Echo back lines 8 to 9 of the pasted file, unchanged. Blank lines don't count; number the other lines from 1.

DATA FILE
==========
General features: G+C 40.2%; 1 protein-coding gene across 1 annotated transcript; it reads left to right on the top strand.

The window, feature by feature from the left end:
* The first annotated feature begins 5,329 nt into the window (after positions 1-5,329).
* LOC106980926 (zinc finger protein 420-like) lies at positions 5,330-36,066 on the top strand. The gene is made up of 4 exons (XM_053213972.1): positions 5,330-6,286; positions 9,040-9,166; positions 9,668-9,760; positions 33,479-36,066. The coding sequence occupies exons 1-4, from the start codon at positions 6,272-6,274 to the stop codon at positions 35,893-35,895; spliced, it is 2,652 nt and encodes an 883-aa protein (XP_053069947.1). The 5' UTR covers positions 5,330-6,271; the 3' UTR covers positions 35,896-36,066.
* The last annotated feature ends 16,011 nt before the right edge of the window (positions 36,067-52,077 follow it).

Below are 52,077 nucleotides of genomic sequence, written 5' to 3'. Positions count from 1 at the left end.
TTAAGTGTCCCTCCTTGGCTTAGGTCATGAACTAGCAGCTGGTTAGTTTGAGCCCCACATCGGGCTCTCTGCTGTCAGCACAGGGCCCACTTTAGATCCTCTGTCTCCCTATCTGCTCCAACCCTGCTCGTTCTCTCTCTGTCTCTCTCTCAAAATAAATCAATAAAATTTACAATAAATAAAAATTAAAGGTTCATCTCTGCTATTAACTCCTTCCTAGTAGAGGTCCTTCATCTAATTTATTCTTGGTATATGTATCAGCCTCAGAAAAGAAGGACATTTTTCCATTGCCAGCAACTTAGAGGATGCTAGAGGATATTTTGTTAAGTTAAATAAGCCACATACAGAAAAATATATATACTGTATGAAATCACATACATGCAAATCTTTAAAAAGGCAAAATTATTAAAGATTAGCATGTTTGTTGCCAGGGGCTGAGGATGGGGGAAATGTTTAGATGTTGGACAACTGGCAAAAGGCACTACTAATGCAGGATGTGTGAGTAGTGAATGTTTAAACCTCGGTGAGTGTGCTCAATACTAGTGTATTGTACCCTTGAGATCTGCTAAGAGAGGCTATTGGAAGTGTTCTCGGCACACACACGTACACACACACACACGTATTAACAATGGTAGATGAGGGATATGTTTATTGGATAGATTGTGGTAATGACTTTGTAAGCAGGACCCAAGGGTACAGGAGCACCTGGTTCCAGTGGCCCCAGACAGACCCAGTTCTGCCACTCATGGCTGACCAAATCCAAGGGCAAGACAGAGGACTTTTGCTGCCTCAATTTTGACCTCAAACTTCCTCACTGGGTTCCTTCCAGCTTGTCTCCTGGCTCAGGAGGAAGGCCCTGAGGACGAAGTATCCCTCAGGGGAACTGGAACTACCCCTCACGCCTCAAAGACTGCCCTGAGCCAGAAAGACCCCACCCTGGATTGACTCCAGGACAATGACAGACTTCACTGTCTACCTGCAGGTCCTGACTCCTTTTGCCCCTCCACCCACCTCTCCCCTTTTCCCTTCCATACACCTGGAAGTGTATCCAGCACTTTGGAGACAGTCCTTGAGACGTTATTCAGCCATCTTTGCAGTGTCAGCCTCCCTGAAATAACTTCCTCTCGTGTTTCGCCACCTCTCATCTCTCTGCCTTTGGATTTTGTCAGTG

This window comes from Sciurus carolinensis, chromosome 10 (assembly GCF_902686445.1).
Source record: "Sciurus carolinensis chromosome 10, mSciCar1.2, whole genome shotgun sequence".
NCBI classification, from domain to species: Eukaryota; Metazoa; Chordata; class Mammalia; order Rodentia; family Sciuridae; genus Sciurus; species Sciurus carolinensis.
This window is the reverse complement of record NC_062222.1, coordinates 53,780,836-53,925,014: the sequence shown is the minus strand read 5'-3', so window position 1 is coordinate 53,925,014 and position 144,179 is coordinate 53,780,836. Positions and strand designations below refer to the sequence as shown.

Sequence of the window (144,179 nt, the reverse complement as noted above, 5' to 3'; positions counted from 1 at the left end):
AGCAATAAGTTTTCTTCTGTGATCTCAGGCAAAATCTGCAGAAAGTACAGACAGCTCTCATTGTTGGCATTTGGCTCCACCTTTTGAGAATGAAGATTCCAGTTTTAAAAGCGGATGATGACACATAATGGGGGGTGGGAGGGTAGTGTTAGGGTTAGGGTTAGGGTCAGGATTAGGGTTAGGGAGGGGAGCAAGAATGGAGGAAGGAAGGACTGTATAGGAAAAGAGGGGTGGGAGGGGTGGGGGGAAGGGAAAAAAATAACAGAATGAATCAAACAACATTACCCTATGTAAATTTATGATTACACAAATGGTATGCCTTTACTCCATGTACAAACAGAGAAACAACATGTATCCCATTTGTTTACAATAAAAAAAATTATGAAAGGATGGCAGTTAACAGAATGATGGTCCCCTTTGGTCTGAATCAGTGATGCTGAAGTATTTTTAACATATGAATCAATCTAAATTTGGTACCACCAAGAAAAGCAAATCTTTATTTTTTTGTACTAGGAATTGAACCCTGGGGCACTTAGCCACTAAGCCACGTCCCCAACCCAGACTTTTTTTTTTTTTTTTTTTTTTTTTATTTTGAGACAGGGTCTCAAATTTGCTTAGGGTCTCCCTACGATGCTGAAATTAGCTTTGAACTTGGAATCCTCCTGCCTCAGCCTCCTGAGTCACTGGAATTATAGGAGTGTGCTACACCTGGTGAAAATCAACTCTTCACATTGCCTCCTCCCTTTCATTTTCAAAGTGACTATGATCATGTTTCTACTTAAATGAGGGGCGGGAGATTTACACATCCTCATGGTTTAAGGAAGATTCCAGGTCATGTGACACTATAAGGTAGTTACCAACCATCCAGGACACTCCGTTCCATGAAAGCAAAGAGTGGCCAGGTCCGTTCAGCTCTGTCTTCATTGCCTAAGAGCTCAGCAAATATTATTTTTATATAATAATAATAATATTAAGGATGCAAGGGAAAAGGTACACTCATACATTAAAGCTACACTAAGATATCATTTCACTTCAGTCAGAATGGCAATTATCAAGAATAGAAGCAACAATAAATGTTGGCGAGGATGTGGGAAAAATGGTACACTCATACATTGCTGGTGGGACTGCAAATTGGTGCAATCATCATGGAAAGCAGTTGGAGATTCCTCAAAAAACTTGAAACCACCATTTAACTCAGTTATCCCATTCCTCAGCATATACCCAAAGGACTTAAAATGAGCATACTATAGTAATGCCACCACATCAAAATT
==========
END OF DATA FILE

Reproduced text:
This window comes from Sciurus carolinensis, chromosome 10 (assembly GCF_902686445.1).
Source record: "Sciurus carolinensis chromosome 10, mSciCar1.2, whole genome shotgun sequence".